To Joe’s despair, the man began to walk away again without even a second glance at the grieving soul he’d plucked from existence.

“Wait,” Joe said, and the man paused. “What do I do now? Where am I supposed to go?”

The man heaved a sigh and turned his head back to him.

“Why do you ask me? Your whole life planned for this moment. Now you’re where your heart chose to be.”

The man turned and walked away, leaving Joe by the edge of the river. He watched him go noticing how the man’s fingers rubbed together at his side.

Then Joe was alone with only the ducks to keep him company.

 

 

Written by Leah Jordan Meahl

Inspired by Luke 12:16-21 and Matthew 6:21

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Walking in the Cemetery

The other day I was reading my devotional, Grace for the Moment by Max Lucado before going to work. Under a list of bullet points I was surprised to read “Make major decisions in a cemetery.”

I had to reread that line a couple times. It seemed so random and not flowing with the other ideas, but I pondered it nonetheless. I decided that my next morning walk would be at a cemetery not far from my house.

The morning was slightly cooler than it’s been the past blazing week. I pulled into the cemetery and instead of being surrounded by headstones, I was surrounded by bouquets of flowers. Most of the grave markers are set flush to the ground so you have to practically be standing over top them to read them.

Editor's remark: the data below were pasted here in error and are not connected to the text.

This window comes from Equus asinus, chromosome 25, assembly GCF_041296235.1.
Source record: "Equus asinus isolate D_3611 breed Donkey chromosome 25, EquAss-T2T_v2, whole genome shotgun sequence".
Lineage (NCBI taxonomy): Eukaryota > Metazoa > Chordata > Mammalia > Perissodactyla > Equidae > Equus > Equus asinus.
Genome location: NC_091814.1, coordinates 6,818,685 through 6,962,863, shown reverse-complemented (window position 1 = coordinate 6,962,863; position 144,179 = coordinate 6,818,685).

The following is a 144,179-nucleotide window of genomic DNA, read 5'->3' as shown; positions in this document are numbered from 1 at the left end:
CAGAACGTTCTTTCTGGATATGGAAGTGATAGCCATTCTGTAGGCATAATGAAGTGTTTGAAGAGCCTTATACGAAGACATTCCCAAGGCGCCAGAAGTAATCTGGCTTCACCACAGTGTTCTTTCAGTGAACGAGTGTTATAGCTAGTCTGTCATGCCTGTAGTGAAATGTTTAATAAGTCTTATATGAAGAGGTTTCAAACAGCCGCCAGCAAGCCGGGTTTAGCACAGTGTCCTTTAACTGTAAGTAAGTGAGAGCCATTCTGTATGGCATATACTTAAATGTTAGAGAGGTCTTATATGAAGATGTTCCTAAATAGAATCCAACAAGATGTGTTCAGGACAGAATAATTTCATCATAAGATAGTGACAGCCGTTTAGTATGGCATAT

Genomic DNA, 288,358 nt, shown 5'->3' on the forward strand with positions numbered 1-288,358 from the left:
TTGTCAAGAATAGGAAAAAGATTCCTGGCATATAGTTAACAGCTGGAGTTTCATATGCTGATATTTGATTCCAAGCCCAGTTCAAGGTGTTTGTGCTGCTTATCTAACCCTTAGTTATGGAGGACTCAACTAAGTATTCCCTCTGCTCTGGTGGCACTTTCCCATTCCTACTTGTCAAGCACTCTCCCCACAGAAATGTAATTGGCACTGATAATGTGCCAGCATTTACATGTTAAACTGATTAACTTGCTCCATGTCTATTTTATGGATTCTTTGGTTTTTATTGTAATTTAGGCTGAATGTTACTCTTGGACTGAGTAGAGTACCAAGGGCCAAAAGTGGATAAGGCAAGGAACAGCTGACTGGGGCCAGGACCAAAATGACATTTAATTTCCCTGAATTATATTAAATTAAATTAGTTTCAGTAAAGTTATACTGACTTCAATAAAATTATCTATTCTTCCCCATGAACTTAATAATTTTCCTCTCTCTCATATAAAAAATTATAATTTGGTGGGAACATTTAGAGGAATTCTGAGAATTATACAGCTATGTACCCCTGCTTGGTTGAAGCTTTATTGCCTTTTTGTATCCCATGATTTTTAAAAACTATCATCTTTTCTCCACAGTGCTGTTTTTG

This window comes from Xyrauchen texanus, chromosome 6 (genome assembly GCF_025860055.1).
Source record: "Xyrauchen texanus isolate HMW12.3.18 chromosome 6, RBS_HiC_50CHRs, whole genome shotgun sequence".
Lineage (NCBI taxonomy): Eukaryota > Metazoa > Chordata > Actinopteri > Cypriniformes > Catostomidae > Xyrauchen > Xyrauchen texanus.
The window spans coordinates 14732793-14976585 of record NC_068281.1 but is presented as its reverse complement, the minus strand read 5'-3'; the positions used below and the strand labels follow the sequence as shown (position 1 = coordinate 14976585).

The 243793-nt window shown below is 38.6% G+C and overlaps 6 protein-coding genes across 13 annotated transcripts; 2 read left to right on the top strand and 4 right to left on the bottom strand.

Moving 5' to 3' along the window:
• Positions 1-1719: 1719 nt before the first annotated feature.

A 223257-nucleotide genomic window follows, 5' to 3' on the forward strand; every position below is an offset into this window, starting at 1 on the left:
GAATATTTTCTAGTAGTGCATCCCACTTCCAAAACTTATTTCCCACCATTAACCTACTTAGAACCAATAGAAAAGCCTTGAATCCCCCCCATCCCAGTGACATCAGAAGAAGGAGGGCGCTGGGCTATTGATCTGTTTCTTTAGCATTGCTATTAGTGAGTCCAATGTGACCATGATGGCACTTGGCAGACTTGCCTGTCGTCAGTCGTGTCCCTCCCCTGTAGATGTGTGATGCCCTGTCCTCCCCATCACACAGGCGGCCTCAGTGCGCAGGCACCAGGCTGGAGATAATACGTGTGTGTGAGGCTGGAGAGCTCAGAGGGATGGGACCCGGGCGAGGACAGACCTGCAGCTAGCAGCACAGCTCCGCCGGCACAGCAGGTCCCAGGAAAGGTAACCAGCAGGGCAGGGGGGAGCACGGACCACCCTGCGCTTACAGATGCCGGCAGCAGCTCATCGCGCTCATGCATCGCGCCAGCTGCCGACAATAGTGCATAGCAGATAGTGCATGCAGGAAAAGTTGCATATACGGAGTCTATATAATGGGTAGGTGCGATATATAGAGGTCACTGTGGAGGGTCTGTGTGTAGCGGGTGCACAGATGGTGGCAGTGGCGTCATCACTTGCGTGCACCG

If you ever need a reality check, the cemetery is a good place to go. Especially when you see the markers of children who didn’t even make it to 5 or 10 years old.

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Visiting Uncle Skipper (2014)

My Uncle “Skipper” died of leukemia when he was 9 years old. He was my first real understanding of death, which is odd because I never met him. Even now I feel a strange connection with him and the knowledge of his brief but precious life.

 

In a cemetery you are very aware of lives that have come to an end and no matter what age, they’re always gone too soon. So, here are some thoughts I had while sitting on a cold stone bench overlooking the resting memorials.

If we could check off everything on our bucket list, would we feel like it was a life well spent? If we landed that dream job, married the love of our life, had the perfect number of children, and could afford a lake house for retirement, is that a successful life?

I gotta be honest, sometimes I feel like if I don’t achieve any of those things, I’ll have wasted my life. But a passage keeps coming to my mind.